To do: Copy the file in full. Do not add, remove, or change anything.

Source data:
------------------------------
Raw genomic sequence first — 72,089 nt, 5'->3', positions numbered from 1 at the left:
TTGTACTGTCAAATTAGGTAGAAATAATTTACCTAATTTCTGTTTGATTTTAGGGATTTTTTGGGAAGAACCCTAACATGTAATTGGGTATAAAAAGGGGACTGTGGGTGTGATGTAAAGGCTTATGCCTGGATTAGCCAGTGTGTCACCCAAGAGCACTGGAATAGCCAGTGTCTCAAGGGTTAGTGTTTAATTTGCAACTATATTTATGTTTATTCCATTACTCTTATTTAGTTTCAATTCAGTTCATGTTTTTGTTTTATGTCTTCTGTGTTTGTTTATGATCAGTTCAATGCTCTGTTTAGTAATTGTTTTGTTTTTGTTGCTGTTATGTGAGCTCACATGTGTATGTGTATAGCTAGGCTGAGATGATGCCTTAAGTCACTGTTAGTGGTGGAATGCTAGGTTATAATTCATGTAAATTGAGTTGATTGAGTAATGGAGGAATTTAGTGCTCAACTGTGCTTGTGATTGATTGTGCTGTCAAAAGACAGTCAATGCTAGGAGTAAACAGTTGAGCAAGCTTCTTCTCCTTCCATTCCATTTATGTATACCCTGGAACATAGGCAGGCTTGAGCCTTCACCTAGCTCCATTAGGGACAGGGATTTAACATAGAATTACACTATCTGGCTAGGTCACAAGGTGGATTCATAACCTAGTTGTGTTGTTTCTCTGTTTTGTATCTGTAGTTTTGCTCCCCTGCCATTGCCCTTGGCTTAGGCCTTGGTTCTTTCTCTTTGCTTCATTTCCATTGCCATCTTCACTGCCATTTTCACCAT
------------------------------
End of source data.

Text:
Raw genomic sequence first — 72,089 nt, 5'->3', positions numbered from 1 at the left:
TTGTACTGTCAAATTAGGTAGAAATAATTTACCTAATTTCTGTTTGATTTTAGGGATTTTTTGGGAAGAACCCTAACATGTAATTGGGTATAAAAAGGGGACTGTGGGTGTGATGTAAAGGCTTATGCCTGGATTAGCCAGTGTGTCACCCAAGAGCACTGGAATAGCCAGTGTCTCAAGGGTTAGTGTTTAATTTGCAACTATATTTATGTTTATTCCATTACTCTTATTTAGTTTCAATTCAGTTCATGTTTTTGTTTTATGTCTTCTGTGTTTGTTTATGATCAGTTCAATGCTCTGTTTAGTAATTGTTTTGTTTTTGTTGCTGTTATGTGAGCTCACATGTGTATGTGTATAGCTAGGCTGAGATGATGCCTTAAGTCACTGTTAGTGGTGGAATGCTAGGTTATAATTCATGTAAATTGAGTTGATTGAGTAATGGAGGAATTTAGTGCTCAACTGTGCTTGTGATTGATTGTGCTGTCAAAAGACAGTCAATGCTAGGAGTAAACAGTTGAGCAAGCTTCTTCTCCTTCCATTCCATTTATGTATACCCTGGAACATAGGCAGGCTTGAGCCTTCACCTAGCTCCATTAGGGACAGGGATTTAACATAGAATTACACTATCTGGCTAGGTCACAAGGTGGATTCATAACCTAGTTGTGTTGTTTCTCTGTTTTGTATCTGTAGTTTTGCTCCCCTGCCATTGCCCTTGGCTTAGGCCTTGGTTCTTTCTCTTTGCTTCATTTCCATTGCCATCTTCACTGCCATTTTCACCAT